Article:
Hang on to your hats because there’s a new whisky film coming to a screen near you. On the eve of the national release of The Amber Light, we talk to its creator Dave Broom about Scotland, music and, of course, whisky. Sláinte!
There’s been a few whisky films recently, The Golden Dram and The Water of Life both came out this year, but according to Dave Broom, The Amber Light (released 22 November) is does something a little different. Rather than being about how whisky is made, Broom said: “What we wanted to do with the film was look at whisky as a cultural product rather than just going through the process. We looked at the story of whisky and its ongoing relationship with Scottish culture. That’s myth, legend, literature, poetry, song, music etc. All the way from the early, early days right up to contemporary times.” That’s a lot to get into an hour and a half.
So rather than the usual industry stalwarts, Broom and director Adam Park have spoken to writers like Ian Rankin and Alasdair Gray, as well as musicians such as Rachel Newton, James Yorkston and King Creosote, for their views on whisky and Scotland. This link goes back a long way: “The earliest references to whisky and whisky consumption come in Gaelic poetry which is effectively song,” Broom told me. As he puts it, whisky is “part of the heartbeat” of Scotland, “it is absolutely integral to Scotland’s identity and I think it’s played an incredibly important role in helping to be the fuel for artistic and creative enterprises through the years. So whether overtly or whether sitting there in the background: whisky is part of our story. It has a positive, and occasionally negative part to play, and we’re not scared to go down the dark side either.”
He thinks that the Scotch whisky business hasn’t and doesn’t always make full use of this cultural depth beyond rather cliched images of tartan and stags: “I think you can find companies, and it doesn’t matter what size they are, who maybe don’t get the importance of place, people and location, and see the depth and the resonance that whisky has and the role that whisky plays within communities, for example. And then you have other companies, including, I would argue, the biggest of them all [Diageo], who really do identify that and really do understand that and want to maintain that and build on it.” He went on to elaborate on this point: “I think the firms who have perhaps gone down more of a pure marketing route with whisky are the ones who perhaps are struggling at the moment, in a world where the nature of whisky has changed and is changing rapidly. Because if you look at Japan, America or any other country in the world who is making whisky, the first thing they are saying about their whiskies is, ‘this is where it comes from and we’re not Scotch. We are doing this and that and it’s different’. I think Scotch, mainly because of its dominance of the market, hasn’t necessarily had to do that and if it has done it it’s maybe done it in a casual way. But it’s a real motivation for consumers these days; knowing where something comes from.”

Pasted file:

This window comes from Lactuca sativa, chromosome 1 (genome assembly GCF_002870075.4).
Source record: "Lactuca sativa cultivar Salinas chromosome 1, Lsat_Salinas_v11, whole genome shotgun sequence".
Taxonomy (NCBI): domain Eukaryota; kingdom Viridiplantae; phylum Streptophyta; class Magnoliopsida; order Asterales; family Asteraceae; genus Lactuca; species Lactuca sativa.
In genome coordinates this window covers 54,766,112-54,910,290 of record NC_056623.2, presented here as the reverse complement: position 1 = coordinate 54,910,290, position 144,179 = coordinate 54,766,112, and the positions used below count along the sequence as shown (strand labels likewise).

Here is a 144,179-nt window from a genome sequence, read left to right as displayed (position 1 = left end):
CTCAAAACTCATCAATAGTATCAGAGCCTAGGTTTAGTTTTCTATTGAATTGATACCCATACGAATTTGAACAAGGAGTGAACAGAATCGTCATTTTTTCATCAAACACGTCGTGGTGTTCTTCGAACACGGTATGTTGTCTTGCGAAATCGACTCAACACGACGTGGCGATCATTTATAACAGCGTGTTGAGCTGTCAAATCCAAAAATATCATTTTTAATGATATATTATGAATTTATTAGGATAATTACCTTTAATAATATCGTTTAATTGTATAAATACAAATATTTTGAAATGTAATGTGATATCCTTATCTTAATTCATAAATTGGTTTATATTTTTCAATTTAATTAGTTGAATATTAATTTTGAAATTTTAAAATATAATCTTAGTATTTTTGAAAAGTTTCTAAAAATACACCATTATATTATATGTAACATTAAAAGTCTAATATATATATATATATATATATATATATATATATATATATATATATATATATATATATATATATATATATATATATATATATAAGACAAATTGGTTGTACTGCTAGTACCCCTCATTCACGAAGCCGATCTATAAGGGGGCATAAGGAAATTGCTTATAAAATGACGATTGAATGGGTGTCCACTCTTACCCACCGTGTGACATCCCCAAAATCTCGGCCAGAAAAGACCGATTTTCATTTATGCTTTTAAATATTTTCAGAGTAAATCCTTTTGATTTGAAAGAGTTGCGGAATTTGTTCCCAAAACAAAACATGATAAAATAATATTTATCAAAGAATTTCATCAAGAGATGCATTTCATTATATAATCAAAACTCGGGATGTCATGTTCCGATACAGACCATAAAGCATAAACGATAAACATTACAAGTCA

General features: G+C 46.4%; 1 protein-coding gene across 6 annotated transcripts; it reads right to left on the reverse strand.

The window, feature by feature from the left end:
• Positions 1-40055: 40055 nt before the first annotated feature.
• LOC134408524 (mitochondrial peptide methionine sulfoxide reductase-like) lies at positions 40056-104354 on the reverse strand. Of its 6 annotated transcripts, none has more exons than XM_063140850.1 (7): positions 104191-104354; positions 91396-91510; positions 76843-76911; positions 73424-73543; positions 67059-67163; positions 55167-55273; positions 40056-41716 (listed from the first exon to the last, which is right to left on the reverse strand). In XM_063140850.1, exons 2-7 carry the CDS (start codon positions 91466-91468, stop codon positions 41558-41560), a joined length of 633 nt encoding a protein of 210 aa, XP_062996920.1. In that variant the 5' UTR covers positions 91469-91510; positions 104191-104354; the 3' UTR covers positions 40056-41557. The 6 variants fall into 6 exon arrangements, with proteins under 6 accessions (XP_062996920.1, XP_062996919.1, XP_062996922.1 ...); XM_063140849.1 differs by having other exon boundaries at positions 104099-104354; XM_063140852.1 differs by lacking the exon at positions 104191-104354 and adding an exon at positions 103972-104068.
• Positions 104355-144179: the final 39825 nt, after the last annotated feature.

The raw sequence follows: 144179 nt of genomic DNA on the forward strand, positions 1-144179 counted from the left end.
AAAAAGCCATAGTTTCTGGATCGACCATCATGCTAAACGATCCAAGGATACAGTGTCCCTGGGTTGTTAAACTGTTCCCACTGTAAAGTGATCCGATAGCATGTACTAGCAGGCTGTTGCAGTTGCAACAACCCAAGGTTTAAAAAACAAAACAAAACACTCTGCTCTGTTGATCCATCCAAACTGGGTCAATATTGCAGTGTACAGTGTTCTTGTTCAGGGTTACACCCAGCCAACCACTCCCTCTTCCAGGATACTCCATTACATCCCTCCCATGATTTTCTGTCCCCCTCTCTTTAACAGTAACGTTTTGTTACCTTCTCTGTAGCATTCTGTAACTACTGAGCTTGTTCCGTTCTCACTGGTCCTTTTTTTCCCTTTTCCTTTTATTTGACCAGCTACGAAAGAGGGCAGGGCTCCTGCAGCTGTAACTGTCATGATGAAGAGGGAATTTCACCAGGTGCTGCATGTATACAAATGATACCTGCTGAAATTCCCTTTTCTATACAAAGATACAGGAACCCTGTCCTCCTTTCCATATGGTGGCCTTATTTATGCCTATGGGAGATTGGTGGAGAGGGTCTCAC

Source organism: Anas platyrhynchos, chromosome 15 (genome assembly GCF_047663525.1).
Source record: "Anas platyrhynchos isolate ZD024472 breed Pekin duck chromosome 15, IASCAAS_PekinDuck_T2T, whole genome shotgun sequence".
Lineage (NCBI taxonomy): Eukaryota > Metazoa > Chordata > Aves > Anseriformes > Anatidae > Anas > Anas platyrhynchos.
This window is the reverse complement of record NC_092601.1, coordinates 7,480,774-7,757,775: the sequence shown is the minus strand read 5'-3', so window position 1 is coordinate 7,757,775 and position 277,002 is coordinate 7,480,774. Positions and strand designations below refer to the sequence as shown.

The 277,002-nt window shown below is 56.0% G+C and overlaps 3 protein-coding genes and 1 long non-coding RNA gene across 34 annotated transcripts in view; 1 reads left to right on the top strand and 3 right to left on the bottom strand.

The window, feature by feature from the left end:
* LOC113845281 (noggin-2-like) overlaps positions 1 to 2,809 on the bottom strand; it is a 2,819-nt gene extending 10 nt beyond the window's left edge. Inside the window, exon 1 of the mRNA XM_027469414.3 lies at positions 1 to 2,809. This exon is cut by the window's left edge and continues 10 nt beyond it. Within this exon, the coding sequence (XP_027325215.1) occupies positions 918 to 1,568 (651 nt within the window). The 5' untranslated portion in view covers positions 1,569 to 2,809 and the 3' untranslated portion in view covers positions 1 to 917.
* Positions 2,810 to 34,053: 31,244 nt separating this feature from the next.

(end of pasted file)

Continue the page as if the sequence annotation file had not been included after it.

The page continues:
Broom, who I am sure needs no introduction to readers, has been writing about his subject for, as he puts it, “a ridiculously long time!” I asked him what had changed most in this time: “When I started writing about whisky there were 70 distilleries operational in Scotland. By the end of this year it’s probably going to be 140. So that’s the biggest change. There was one distillery in France, there are now a hundred distilleries in France making whisky. And there was nowhere making it in Australia, if you know how many distilleries there are in Australia these days. The manner in which whisky has become a global phenomenon is incredible.” And this global spread of whisky looks set to continue with Pernod Ricard opening a single malt distillery in China. Indeed, Broom is off to China in a couple of weeks time. “If China does really take off,” Broom said, “then there won’t be enough whisky in Scotland to be able to cope with demand there.” Broom thinks it’s understandable, therefore, that the big boys in Scotch whisky are betting on vast new markets like China and India by ramping up production.
But he isn’t entirely sanguine about the future. “At the same time I am concerned because I’m not noticing existing consumers drinking more, I’m noticing existing consumers drinking less, if anything,” Broom said, “so they’ll have a glass of wine one night and they might have a glass of whisky another night and they might have a gin and tonic the night after. So people aren’t just whisky drinkers anymore.” Growth isn’t limitless and at some point, the market will contract. “Who will flounder?” Dave wondered, “I think of the new ones, the ones who haven’t worked out what makes their individual distillery standout in an incredibly crowded marketplace. It takes a long time and a lot of money to build a brand and a distillery. The ones who really think about it from the word go in terms of quality and in terms of character are the ones who will be better placed to weather future storms. Those who just kind of do cookie-cutter distilleries and make a whisky whose style is similar, if not indistinguishable, from other larger players in the market are the ones who will suffer.”
After such seriousness we turned back to the rather jollier matter of the great world whisky community without whom The Amber Light would not have been possible. The film was crowd-funded because, as Broom joked, “we didn’t have any money ourselves. There is a sense of community within the whisky world and people, if people had not put their hands in their pockets this film would not have been made and we’re incredibly grateful for the fact that people did.” So are we.